No splurging: Inflation fears are keeping Americans from making impulsive purchases in 2023

NEW YORK — “Impulse buying” is down in 2023 as more shoppers are looking to make “wiser” purchases, according to a new poll. The latest of an annual series of surveys polling 2,000 U.S. adults found 38 percent have decreased the amount of impulse spending this year, up from 14 percent in 2022 and 16 percent in 2021. So, what’s causing people to be more frugal? It’s simple — budget-breaking inflation.

The number of impulse purchases per month also saw a dip this year, with the average respondent making just six impulse purchases per month. That number is down from 12 purchases per month both in 2022 and 2021 and nine per month in 2020.

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Respondents are also spending less overall on impulse purchases. The average person is only spending $151 impulsively per month, which is down from previous years, where Americans spent $314 in 2022, $276 in 2021, and $183 in 2020. Seven in 10 have saved money as a result of holding back on their impulse shopping habits — a stark increase from previous studies (58% in 2022).

Commissioned by Slickdeals and conducted by OnePoll, the study revealed inflation has had a huge impact on what 72 percent of people spend their money on, more so than in 2022 when 68 percent shared the same sentiment.

Similarly, 77 percent have been conscientious about their budget this year because of inflation — 39 percent said they make more impulse purchases on necessities than luxuries (19%).

A third (35%) said some of their impulse buys were done to escape the feeling of FOMO, a steep decrease from 2022, where 67 percent made purchases to be part of the “in” crowd.

As a result of focusing more on necessary buys over FOMO buys, the most common impulse shopping categories this year are clothing (55%), food and groceries (50%), and household items (42%).

“With shoppers stating that they are more likely to make impulse purchases on necessities than luxuries, while simultaneously reporting a decrease in impulse spending, we may be seeing a shift in how consumers define an impulse purchase,” says the head of deals for Slickdeals, Vitaly Pecharsky, in a statement. “Shopping opportunistically when there’s a sale on something you need like toilet paper or pantry snacks can ultimately save you money in the long run.”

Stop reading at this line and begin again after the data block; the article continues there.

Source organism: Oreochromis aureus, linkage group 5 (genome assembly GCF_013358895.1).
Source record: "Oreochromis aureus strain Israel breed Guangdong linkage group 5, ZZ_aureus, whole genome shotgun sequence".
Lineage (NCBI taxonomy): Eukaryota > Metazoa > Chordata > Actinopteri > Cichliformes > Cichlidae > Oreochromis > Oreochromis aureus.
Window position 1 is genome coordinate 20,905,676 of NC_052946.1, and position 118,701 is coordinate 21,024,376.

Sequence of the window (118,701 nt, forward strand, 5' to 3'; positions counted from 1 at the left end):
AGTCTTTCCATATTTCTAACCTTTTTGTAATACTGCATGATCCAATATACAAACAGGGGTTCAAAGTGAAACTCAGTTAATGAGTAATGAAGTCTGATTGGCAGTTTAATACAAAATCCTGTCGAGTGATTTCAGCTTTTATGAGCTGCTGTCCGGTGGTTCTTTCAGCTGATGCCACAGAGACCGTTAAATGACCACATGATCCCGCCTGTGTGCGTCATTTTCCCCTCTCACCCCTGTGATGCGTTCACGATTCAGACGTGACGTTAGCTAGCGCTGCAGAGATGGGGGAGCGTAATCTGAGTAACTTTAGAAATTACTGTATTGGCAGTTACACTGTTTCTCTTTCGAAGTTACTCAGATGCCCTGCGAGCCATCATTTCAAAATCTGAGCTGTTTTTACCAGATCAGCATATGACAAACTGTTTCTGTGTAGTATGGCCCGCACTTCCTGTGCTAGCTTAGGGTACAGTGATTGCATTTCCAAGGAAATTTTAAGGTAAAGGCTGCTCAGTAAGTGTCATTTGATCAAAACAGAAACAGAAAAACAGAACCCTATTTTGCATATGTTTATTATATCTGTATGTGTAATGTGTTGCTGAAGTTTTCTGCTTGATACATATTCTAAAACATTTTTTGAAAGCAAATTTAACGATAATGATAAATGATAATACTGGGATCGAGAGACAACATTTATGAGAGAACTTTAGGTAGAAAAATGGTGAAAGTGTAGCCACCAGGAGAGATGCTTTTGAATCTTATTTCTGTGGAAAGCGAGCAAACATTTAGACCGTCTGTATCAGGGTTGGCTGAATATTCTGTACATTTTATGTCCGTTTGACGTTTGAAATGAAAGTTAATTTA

shopping healthy
(Photo by Boxed Water Is Better on Unsplash)

Results found, in comparison to last year when 73 percent of respondents admitted most of their purchases were impulsive, half as many (36%) are willing to admit to it this year. While 48 percent said they shop the most from their phones (up from 33% in 2022), only 43 percent are more likely to spend impulsively shopping while lying in bed — a sharp decrease from 71 percent last year.

While 32 percent in 2022 reported they would only make impulsive purchases if an item was on sale, 58 percent this year would make the same claim. Over half (53%) always or often look for deals or coupons before making a purchase.

“Budgeting for impulse purchases may seem counterintuitive, but by shopping when there’s a sale on something that you need, you are spending less on items that you likely would have purchased anyway,” adds Pecharsky. 

Survey methodology:

This random double-opt-in survey of 2,000 American impulse shoppers was commissioned by Slickdeals between May 9 and May 13, 2023. It was conducted by market research company OnePoll, whose team members are members of the Market Research Society and have corporate membership to the American Association for Public Opinion Research (AAPOR) and the European Society for Opinion and Marketing Research (ESOMAR).

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Sophia Naughton

Meet StudyFinds’ Associate Editor, Sophia Naughton. Sophia graduated Magna Cum Laude from Towson University with a Bachelor of Science in Mass Communication directly focused in journalism and advertising. She is also a freelance writer for Baltimore Magazine. Outside of writing, her best buddy is her spotted Pit Bull, Terrance.

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